Clippings from my Kindle

Nearly a year ago I got my Kindle. A few months after that, I figured out how to create highlights. Here are a few Clippings from my Kindle.

God is the only Being in this world who knows fully why He created me. Therefore, He directs my life. Husbands cannot give us purpose. God may choose marriage for part of our ministry. Our future husbands are not mapping out the course of our lives; instead, they are mates designed to join us on the path God has for us (and vice versa). Cheryl McKay, Finally the Bride

I bethought me that a bird capable of addressing a man must have the right of a man to a civil answer; perhaps, as a bird, even a greater claim. George MacDonald, Lilith

If two madmen had ever agreed on anything they might have conquered the world. G. K. Chesterton

I often say I’d rather be alone than with the wrong person, even if the wrong person feels right for a while. It’s not worth getting in the way of, or delaying, God’s true calling on my life. Cheryl McKay

I realized that every woman should hold out for a prince – especially if her Father is the King. Christopher Pence

God is a romancer. No one can match His love. No one in this world can love me more than Him. None. My search to find a love greater is fruitless. God’s love is unmatched. We search for many things to fill our God-sized holes. Only He can fill. Only He can fulfill. Only He can reach. Cheryl McKay, Finally the Bride

She fetched him meat and drynke [drink] plenty, Lyke [like] a true wedded wyfe [wife]. Ancient ballad of Robin Hood’s Merry Men

God tells me things on a need-to-know basis. Apparently, He doesn’t think I need to know anything. Cheryl McKay

I say you shall yet weary
Of the working of your word,
That stricken spirits never strike
Nor lean hands hold a sword.
G. K. Chesterton, The Ballad of the White Horse

Follow the passions of your heart, as the Lord allows. Cheryl McKay

And the whole world turned over and came upright. G. K. Chesterton

You, my dear Lord, are all I need. For today. Please don’t change my life one day too soon. Cheryl McKay

First Plunge

I heard of him a long time ago. I often saw him quoted – sometimes by C. S. Lewis. Writers and reviewers praised him as a man of imagination, an artist who brought together the beautiful, the fantastical, and the spiritual. I saw him ranked with C. S. Lewis and J. R. R. Tolkien, one of the godfathers of Christian speculative fiction. But I never bothered with his work myself.

Then, while browsing a library shelf for books for my younger sisters, I saw it: The Complete Fairy Tales, by George MacDonald. I’d heard good things about MacDonald. I liked fairy tales. I picked the book up.

Now I can hold up my head among my fellow SF fans: I have read George MacDonald. My first taste was The Light Princess. This fairy tale begins, as is traditional, with a king and queen having a baby. In writing the invitations to her christening, the king forgot the Princess Makemnoit – which was “awkward”, the narrator tells us, because she was his sister, and “imprudent”, because she was a witch.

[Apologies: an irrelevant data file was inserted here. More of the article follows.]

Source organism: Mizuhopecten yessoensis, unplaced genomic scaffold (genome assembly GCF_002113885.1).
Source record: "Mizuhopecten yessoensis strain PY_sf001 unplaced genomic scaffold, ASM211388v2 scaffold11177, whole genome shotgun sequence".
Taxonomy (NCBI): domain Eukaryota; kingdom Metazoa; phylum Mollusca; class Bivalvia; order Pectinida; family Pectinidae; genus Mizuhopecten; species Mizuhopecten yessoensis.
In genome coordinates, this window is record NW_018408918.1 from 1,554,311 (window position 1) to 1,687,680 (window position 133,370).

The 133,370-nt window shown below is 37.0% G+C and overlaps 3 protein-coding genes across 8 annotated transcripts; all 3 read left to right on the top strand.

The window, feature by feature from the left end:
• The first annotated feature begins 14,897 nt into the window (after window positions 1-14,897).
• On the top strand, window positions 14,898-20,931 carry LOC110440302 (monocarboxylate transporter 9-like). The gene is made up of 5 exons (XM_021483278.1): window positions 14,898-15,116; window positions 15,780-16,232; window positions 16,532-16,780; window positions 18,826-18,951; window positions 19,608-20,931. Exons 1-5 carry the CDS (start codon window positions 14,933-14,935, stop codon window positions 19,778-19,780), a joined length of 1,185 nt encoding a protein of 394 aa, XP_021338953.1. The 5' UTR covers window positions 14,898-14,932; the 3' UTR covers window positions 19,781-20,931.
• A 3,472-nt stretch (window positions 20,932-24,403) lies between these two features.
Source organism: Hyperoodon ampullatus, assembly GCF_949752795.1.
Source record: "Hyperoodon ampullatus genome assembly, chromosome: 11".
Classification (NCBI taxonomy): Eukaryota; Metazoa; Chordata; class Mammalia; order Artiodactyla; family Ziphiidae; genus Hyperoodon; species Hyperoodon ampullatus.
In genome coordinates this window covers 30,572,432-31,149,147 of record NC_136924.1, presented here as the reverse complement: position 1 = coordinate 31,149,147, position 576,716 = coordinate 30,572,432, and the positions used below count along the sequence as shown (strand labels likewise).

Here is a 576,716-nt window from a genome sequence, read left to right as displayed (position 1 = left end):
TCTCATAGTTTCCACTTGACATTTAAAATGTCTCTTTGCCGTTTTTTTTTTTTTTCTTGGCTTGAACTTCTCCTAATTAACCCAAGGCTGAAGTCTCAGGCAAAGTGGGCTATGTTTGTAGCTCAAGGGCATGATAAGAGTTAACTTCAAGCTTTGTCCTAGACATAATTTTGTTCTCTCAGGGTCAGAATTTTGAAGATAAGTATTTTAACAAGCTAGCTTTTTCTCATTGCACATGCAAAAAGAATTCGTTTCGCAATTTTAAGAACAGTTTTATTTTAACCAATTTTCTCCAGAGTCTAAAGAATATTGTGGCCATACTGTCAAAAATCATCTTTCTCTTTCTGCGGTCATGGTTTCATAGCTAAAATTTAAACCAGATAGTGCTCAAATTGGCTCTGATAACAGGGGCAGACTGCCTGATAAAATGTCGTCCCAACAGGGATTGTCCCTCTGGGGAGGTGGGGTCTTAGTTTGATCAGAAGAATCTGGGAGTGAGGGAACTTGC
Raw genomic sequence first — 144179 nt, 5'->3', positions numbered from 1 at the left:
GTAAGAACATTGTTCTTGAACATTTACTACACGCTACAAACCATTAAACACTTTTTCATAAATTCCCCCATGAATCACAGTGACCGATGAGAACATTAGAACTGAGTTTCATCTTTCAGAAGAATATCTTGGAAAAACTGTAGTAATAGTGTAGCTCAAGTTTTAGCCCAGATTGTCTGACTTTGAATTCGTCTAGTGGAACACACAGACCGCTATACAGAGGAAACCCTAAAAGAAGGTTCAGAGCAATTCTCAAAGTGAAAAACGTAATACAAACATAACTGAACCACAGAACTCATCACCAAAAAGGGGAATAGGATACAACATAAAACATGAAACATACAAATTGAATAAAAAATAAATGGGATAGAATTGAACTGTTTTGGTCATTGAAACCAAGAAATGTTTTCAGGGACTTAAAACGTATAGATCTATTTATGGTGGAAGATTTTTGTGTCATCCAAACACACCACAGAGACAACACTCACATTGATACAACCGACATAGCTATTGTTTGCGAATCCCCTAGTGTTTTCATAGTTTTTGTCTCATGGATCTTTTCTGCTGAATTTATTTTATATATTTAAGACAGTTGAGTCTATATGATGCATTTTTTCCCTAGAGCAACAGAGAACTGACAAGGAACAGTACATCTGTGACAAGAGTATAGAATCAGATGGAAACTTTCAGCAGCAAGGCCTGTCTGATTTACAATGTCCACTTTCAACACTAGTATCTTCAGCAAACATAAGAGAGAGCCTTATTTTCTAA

So – well, you all know. The witch went to the christening anyway and got revenge for the slight by putting a spell on the child. By the spell she deprived the princess of all her gravity – both in body and in soul.

I wasn’t surprised that MacDonald used the old formula: an evil witch, an enchanted princess, a brave prince. That he made an ingenuous story with it did not surprise me, either. What did was that he told the fairy tale with a sense of humor and even a sense of parody.

The greatest example of MacDonald’s parody was the metaphysicians Hum-Drum and Kopy-Keck. But often it flashes through in smaller ways. He uses the old trope of provoking the witch by not inviting her, and in that very act observes, “Of course somebody was forgotten. Now it does not generally matter if somebody is forgotten, only you must mind who.”

The humor manifests itself in several ways. One of these is puns. George MacDonald has often been called a great writer, and puns have often been called the lowest form of humor, so this seems a little odd –  even if MacDonald’s puns are sometimes so clever they cannot be understood without footnotes.

Another manifestation is asides that are half humor and half (indicting) social commentary. In telling how the king forgot his disinherited sister, MacDonald writes, “But poor relations don’t do anything to keep you in mind of them. Why don’t they? The king could not see into the garret she lived in, could he?”

And later, when the prince “lost sight of his retinue in a great forest”: “These forests are very useful in delivering princes from their courtiers, like a sieve that keeps back the bran. Then the princes get away to follow their fortunes. In this they have the advantage of the princesses, who are forced to marry before they have had a bit of fun. I wish our princesses got lost in a forest sometimes.”

Neither does MacDonald fail to draw out the humor – and fun – involved in having a princess with no gravity. He brings out, too, the loss and misfortune of it. In one passage, he tells of the Light Princess that “she would laugh like the very spirit of fun; only in her laugh there was something missing. What it was, I find myself unable to describe. I think it was a certain tone, depending upon the possibility of sorrow – morbidezza, perhaps. She never smiled.”

I have been enjoying my first plunge into the stories of George MacDonald. They make me want to read more fairy tales. They make me want to write some.